In New Zealand, Dr. Lianne Parkin and her team tested an old tradition in her city. They live in a city that has huge hills, San Francisco-grade hills. And in the winter there, it gets very cold and very icy. There are lots of injuries. The tradition that they tested, they tested by asking people who were on their way to work in the morning, to stop and try something out. Try one of two conditions. The tradition is that in the winter, in that city, you wear your socks on the outside of your boots. And what they discovered by experiment, and it was quite graphic when they saw it, was that it's true. That if you wear your socks on the outside rather than the inside, you're much more likely to survive and not slip and fall.

Now, I hope you will agree with me that these things I've just described to you, each of them, deserves some kind of prize. (Laughter) And that's what they got, each of them got an Ig Nobel prize. In 1991, I, together with bunch of other people, started the Ig Nobel prize ceremony. Every year we give out 10 prizes. The prizes are based on just one criteria. It's very simple. It's that you've done something that makes people laugh and then think. What you've done makes people laugh and then think. Whatever it is, there's something about it that when people encounter it at first, their only possible reaction is to laugh. And then a week later, it's still rattling around in their heads and all they want to do is tell their friends about it. That's the quality we look for.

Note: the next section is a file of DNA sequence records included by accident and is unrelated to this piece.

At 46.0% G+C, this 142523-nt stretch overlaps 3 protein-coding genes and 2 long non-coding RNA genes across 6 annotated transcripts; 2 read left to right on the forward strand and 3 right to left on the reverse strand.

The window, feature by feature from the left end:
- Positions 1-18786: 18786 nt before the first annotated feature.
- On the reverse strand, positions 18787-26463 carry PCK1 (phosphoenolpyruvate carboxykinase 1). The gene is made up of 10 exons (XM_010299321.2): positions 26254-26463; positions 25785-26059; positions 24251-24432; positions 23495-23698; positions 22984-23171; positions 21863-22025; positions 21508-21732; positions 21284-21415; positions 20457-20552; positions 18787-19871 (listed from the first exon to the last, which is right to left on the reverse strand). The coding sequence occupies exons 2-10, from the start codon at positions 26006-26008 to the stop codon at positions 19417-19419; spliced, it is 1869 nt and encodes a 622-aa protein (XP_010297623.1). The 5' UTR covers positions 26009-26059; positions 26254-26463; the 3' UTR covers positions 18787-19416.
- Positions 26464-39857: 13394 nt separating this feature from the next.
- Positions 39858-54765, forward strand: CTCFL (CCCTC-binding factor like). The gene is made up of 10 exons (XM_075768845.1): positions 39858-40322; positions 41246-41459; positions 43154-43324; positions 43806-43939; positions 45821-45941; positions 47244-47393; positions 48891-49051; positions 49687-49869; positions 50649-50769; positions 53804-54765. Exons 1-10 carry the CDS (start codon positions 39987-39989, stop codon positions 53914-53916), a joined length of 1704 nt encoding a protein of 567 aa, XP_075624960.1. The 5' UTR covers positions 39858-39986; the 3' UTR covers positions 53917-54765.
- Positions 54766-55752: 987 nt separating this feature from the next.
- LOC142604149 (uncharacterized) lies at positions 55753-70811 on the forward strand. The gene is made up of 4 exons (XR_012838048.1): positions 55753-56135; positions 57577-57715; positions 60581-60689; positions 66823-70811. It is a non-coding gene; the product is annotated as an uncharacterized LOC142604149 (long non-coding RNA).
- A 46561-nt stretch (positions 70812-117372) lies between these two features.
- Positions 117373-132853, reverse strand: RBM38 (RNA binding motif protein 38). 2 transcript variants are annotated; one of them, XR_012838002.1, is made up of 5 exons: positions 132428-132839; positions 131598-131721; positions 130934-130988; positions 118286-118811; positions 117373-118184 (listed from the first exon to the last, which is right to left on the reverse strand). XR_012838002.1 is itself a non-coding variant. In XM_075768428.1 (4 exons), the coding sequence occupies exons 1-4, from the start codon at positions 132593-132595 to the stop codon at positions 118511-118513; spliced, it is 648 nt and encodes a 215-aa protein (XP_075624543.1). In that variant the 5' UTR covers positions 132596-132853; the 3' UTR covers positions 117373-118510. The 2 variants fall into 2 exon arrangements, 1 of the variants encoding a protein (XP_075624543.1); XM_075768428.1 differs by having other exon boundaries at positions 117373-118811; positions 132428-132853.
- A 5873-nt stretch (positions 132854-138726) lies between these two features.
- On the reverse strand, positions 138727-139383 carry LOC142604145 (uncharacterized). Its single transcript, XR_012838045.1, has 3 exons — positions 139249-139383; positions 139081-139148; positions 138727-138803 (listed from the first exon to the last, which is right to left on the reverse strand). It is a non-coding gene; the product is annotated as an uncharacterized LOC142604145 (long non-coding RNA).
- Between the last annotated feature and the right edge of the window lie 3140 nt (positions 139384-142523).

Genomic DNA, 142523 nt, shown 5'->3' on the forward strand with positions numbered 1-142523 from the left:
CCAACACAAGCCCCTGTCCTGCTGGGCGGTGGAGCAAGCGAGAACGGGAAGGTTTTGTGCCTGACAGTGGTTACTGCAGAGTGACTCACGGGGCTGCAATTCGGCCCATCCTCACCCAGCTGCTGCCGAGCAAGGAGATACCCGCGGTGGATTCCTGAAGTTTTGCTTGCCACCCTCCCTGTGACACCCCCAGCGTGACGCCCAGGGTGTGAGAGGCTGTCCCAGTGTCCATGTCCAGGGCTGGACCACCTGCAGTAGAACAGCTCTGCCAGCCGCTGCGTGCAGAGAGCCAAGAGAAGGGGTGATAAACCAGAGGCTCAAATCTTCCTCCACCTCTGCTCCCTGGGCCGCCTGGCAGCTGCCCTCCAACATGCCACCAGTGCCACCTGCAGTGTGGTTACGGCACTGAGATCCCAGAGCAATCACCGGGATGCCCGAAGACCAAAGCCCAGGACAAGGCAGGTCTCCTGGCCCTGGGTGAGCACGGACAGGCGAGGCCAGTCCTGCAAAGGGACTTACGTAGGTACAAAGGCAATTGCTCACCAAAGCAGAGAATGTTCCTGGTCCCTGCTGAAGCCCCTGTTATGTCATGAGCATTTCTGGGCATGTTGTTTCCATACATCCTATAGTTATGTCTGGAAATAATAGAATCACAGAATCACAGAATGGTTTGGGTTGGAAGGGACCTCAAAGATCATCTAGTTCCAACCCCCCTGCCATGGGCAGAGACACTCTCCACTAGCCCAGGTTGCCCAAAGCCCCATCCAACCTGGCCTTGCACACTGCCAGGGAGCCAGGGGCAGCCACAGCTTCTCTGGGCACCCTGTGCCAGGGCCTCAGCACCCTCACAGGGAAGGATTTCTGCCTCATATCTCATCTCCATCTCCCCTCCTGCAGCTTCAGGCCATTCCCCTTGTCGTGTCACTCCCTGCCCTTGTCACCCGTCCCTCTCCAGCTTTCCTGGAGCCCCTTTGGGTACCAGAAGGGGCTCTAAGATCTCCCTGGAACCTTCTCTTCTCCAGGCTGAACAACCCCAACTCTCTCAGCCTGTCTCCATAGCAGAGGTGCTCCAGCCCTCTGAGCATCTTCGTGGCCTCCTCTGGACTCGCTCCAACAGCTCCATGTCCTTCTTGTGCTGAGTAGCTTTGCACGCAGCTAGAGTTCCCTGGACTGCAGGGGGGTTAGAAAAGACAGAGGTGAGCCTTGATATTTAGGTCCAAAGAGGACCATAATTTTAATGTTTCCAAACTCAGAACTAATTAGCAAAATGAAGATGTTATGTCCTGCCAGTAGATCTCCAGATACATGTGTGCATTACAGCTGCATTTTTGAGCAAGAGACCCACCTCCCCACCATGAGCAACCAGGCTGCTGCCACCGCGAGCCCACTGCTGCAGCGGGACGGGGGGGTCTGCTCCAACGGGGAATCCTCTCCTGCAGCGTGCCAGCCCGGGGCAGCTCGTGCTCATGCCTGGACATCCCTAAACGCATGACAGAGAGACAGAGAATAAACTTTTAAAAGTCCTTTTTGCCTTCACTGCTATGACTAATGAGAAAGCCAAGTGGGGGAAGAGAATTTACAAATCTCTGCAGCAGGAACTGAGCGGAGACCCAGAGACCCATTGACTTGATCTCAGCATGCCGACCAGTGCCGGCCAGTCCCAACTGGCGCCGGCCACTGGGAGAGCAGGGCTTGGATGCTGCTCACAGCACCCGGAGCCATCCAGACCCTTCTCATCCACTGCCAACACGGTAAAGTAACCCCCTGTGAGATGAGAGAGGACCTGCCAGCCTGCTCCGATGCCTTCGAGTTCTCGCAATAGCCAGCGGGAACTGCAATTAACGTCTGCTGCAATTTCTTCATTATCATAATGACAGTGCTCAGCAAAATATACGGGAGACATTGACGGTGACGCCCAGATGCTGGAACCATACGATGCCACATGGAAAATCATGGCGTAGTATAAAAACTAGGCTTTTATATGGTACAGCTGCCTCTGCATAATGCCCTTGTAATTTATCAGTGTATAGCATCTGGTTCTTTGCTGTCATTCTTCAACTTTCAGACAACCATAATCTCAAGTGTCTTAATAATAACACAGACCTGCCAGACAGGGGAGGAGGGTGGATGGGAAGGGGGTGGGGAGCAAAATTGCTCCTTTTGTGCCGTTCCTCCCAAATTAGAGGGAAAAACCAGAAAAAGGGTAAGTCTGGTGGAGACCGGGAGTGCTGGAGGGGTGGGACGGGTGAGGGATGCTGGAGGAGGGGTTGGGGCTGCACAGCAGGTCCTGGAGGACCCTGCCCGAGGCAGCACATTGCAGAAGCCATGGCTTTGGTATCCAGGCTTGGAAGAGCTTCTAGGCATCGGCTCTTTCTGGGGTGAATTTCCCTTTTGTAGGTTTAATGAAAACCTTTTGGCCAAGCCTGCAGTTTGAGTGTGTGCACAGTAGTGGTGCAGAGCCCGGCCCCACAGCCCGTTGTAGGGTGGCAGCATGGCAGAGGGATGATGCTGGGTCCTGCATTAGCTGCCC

Every year, we get in the neighborhood of 9,000 new nominations for the Ig Nobel prize. Of those, consistently between 10 percent and 20 percent of those nominations are people who nominate themselves. Those self-nominees almost never win. It's very difficult, numerically, to win a prize if you want to. Even if you don't want to, it's very difficult numerically. You should know that when we choose somebody to win an Ig Nobel prize, We get in touch with that person, very quietly. We offer them the chance to decline this great honor if they want to. Happily for us, almost everyone who's offered a prize decides to accept.